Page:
Last night’s Writers Festival program started with Stuart Ross, touque on, emptying a green garbage bag full of stuffed monkeys onto the stage, and ended with a fairly theoretical discussion by three writers: Mark Frutkin, Paul Glennon and Daphne Marlatt, on form and function, with Rhonda Douglas. This is an example of the variety to be sampled at the wonderful festival this year, and every year.
Hunkamooga’s Return: Coffee Stained Notes From The Underground was a delightfully expanded reading from the usual fifteen minutes allotted to festival authors. After entertaining us with his audience participation notes to Ape Play, a "broadway production", Ross read us a few lines from his first novel, “Father, the Cowboys are Ready to Come Down from the Attic,” written for Pulp Press’s 3-day novel contest in 1978, when Stuart was just 19 years-old. Anyone who is willing to let the audience hear something he's written when he was 19 and also to laugh at his own writing is someone who can win an audience over easily, as Stuart did.
We were also treated to one of Ross’s essays from Confessions of A Small Press Racketeer, new poems and old poems, an excerpt from his novel in progress, The Snowball.
One of my favourite moments from the reading was listening to Ross’s poem “Submission” about sending in poems to the “Unhappy Potato Quarterly” and having them accept the poem, showing up in his bedroom to let him know just how much they loved it. It’s a goofy poem, full of humour, but also a great comment on the ego, something I think Ross often satirizes and plays with in his writing.
Aside from the humour and imagination, there is much precision of language in Ross’s poems. In a poem called “the Church has a Church Beside It for instance,” I caught the line “the fierce bronze puddle of Olaf.”
I enjoyed the fact that Ross writes poems about writing. One poem “A Novel Punched Another Novel in the Head” was about working on several projects at once. In the poem the older novel the author has been working on is usurped by a skinny new novel with an attitude. It was funny but also gave the audience a glimpse of what it’s like to be a working writer.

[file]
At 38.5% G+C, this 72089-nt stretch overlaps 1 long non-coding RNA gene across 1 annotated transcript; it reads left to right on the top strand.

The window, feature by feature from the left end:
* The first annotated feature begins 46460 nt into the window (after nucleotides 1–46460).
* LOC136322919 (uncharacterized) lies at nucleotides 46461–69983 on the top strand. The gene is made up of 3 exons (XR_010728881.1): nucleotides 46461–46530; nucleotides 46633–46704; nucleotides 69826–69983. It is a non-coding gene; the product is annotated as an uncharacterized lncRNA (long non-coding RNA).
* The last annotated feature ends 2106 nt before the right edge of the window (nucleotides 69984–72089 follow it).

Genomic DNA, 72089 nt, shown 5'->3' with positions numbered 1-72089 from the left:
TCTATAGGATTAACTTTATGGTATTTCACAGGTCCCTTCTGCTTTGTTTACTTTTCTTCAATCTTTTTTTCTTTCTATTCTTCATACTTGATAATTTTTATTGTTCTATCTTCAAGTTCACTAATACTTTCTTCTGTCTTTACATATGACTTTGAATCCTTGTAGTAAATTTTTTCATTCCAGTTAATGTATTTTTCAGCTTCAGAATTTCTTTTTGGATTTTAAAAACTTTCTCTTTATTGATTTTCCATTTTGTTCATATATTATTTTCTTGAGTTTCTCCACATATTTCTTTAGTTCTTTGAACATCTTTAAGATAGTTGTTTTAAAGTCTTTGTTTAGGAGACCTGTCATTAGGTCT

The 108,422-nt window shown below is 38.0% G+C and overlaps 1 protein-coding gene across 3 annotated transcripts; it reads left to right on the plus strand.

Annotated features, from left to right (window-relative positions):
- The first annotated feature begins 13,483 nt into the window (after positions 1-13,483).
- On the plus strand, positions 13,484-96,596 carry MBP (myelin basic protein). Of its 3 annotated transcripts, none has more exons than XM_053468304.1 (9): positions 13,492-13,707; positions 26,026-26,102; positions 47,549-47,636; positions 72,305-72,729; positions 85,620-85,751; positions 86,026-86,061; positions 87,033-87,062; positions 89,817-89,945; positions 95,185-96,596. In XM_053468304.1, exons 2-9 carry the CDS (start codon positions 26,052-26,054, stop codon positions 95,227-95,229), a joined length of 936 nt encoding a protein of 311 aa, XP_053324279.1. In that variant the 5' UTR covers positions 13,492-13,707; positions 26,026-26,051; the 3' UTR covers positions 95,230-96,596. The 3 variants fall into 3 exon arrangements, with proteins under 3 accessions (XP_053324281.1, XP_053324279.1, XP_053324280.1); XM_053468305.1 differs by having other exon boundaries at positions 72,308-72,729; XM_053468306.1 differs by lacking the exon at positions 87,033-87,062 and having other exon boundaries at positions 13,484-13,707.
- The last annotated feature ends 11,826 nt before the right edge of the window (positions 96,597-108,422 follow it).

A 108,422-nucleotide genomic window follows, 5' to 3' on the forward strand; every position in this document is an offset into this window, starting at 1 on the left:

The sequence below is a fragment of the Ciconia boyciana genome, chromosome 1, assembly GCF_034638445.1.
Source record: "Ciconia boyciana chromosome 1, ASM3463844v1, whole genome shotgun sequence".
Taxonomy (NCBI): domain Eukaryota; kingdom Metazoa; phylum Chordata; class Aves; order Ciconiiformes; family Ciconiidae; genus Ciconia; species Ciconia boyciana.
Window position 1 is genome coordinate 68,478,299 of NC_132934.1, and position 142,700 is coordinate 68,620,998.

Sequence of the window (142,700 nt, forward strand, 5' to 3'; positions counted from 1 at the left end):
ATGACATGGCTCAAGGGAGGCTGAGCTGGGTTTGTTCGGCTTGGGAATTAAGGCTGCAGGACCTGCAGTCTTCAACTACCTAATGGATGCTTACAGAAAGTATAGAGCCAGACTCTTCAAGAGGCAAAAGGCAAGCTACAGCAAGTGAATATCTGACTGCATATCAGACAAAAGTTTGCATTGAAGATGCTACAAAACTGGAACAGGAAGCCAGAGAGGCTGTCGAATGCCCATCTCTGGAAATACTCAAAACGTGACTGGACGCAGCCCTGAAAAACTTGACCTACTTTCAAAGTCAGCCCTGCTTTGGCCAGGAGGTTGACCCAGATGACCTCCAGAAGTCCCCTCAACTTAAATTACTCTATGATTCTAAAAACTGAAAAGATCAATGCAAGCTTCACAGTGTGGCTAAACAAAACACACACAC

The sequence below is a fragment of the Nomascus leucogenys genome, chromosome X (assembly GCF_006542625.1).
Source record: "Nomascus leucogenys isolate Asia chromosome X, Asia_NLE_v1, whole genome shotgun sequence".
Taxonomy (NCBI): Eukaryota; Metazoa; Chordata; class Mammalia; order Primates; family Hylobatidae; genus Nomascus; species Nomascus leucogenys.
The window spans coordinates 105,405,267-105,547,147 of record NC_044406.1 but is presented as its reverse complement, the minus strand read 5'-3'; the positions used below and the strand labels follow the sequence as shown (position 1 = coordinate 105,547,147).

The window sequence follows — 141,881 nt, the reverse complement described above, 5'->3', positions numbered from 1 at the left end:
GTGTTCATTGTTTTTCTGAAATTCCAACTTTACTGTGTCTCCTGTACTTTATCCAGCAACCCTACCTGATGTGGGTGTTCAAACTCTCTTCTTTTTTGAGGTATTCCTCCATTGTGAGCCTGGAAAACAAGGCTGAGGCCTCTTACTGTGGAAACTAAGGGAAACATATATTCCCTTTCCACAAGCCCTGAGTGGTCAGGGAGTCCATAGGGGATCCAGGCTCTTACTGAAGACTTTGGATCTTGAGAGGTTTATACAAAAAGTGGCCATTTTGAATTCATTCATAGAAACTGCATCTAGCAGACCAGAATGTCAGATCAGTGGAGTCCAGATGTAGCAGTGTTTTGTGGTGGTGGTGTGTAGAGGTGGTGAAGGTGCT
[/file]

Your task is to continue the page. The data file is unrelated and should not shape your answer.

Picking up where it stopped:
Stephen Brockwell did a great job of hosting, as usual, offering a flattering and informative introduction to Ross and his work. I like it when a host really knows a writer’s work when he introduces him. I learned something about Ross from that intro and the ensuing Q&A with Brockwell at the end of the reading.
During the question and answer period, Brockwell asked about Ross’s workshops, which he’s been offering for years in many forms. One of the types he’s been doing most recently is the Poetry Boot Camp in which students spend the day writing lots and lots of poems based on exercises such as translating from a language they don’t know, exchanging each other’s words and a host of other techniques meant to inspire creativity and a bunch of rough drafts to work with.
Another question focussed on the writing process. Brockwell asked Ross what blocks him and what gets him excited. Ross likened writer’s block to depression. In much the same was as when someone is depressed, he thinks he’ll always be that way, the writer who has a block, thinks he’ll never write another poem, but then does so and the cycle repeats.
During the interview, Brockwell asked about Ross’s poetic tastes, which include poetry by David McFadden, Gil Adamson, and Ron Padgett. Ross likes poems that offer humour while also dealing with serious things. Ron Padgett, in particular, has been an inspiration to Ross since he was a teenager. Padgett is the second generation of the New York school of poets, such as Frank O’Hara, James Schuyler and John Ashbery. Padgett believes that the role of poetry is to give pleasure in words and images, not necessarily to offer a meaning.
There were a few questions from the audience. rob mclennan wanted to discuss Ross’s founding of the Toronto Small Press Fair and the evolution of the small press scene. Ross talked about how the early days of the fair saw poets putting poems in cheese sandwiches or walnut shells and making chapbooks, whereas today he sees less of that. Ross mused that perhaps young, emerging poets are already publishing their first collections with publishers like Coach House, and are not involved so much in chapbook making, which he sees as a very instructive part of the process of writing poetry. mclennan likened this to today’s blogs, since many emerging poets are writing them.
Nicholas Lea asked Ross to comment on surrealism and the climate of surrealism in Canada. Ross admitted that when he was choosing a title for his anthology, “Surreal Estate: 13 Canadian poets under the influence,” many of the poets did not see themselves as surrealists per se. Surrealism has become a dirty word in contemporary writing circles, yet from it many other movements have sprung, such as magic realism, which is more popular today.